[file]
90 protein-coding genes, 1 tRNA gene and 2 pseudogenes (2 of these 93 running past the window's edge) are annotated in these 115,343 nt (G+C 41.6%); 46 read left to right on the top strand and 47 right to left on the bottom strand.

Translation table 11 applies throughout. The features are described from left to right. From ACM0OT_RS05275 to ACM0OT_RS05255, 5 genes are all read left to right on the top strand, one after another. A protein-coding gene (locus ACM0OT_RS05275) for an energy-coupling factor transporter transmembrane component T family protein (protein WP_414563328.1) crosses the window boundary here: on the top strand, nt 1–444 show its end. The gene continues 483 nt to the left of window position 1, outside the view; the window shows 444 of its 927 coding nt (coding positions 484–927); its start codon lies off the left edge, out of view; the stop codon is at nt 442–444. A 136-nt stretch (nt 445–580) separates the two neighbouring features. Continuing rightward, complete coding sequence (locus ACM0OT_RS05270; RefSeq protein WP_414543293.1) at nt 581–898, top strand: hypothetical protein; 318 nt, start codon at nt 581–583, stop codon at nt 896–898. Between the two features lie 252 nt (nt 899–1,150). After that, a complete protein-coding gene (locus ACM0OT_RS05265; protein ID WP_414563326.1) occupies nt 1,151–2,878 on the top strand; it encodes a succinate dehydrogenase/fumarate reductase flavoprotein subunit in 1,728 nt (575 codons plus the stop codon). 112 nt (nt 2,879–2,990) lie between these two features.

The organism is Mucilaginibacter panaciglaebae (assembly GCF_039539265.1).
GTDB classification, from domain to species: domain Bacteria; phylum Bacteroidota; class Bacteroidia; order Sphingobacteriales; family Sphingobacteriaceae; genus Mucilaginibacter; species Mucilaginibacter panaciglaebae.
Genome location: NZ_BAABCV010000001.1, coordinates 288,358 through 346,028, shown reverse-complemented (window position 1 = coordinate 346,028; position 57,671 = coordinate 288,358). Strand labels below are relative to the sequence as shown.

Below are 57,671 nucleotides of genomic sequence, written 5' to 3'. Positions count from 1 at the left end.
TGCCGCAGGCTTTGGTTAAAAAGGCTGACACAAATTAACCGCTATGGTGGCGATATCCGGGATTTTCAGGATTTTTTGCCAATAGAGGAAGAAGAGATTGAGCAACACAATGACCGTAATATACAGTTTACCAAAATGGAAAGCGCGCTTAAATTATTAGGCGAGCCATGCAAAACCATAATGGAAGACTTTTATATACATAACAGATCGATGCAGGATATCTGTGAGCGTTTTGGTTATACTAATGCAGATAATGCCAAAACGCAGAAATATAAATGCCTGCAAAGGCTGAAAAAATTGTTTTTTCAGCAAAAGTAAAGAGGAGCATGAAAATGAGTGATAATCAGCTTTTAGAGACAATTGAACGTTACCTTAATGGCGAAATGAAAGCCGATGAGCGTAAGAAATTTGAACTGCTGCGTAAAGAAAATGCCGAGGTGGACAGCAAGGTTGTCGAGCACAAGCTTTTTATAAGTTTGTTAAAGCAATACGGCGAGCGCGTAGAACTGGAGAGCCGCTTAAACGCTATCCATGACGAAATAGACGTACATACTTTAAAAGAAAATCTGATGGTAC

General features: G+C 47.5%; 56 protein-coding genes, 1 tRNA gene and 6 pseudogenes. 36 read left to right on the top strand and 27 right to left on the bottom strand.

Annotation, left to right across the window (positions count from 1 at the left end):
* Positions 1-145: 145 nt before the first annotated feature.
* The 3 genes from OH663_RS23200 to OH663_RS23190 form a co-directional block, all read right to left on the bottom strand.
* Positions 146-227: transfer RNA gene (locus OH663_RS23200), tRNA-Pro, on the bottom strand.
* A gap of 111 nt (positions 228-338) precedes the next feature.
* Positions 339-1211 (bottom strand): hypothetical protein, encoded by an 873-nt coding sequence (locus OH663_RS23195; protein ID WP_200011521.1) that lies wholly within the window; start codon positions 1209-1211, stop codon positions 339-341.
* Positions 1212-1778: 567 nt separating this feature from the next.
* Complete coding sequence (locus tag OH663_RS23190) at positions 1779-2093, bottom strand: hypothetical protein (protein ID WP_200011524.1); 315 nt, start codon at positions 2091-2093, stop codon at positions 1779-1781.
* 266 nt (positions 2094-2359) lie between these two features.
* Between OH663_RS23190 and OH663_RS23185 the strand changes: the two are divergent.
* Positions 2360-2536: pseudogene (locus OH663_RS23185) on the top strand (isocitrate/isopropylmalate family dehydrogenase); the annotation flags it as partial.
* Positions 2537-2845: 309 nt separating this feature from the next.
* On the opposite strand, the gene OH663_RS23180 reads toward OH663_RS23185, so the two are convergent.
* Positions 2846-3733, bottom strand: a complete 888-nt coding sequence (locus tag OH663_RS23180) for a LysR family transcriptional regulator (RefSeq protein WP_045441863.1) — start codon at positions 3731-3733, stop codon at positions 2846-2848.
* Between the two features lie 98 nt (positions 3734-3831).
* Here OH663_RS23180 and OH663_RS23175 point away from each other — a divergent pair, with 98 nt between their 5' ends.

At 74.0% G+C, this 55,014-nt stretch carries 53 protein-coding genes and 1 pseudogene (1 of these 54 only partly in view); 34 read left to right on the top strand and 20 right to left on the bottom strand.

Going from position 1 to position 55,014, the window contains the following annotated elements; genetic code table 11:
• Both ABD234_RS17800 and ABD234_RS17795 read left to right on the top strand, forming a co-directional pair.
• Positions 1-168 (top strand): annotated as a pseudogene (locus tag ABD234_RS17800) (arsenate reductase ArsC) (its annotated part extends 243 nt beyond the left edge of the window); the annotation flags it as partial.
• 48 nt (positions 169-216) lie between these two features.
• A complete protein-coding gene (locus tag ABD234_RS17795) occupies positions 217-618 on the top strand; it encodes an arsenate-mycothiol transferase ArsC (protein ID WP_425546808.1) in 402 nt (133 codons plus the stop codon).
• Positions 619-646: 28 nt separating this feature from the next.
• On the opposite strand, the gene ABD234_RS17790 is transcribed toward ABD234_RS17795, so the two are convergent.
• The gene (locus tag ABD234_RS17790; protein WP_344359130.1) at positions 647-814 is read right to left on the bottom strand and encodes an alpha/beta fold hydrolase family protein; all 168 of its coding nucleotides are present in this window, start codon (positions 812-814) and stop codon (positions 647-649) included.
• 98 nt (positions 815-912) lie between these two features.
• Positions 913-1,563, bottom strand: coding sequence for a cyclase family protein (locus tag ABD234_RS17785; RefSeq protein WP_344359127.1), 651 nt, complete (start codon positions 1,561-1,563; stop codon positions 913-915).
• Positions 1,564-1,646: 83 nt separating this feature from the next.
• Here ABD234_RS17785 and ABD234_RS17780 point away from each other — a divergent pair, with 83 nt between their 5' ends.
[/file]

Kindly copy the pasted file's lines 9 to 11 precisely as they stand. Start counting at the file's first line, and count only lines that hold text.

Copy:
Annotation, left to right across the window (positions count from 1 at the left end):
* Positions 1-145: 145 nt before the first annotated feature.
* The 3 genes from OH663_RS23200 to OH663_RS23190 form a co-directional block, all read right to left on the bottom strand.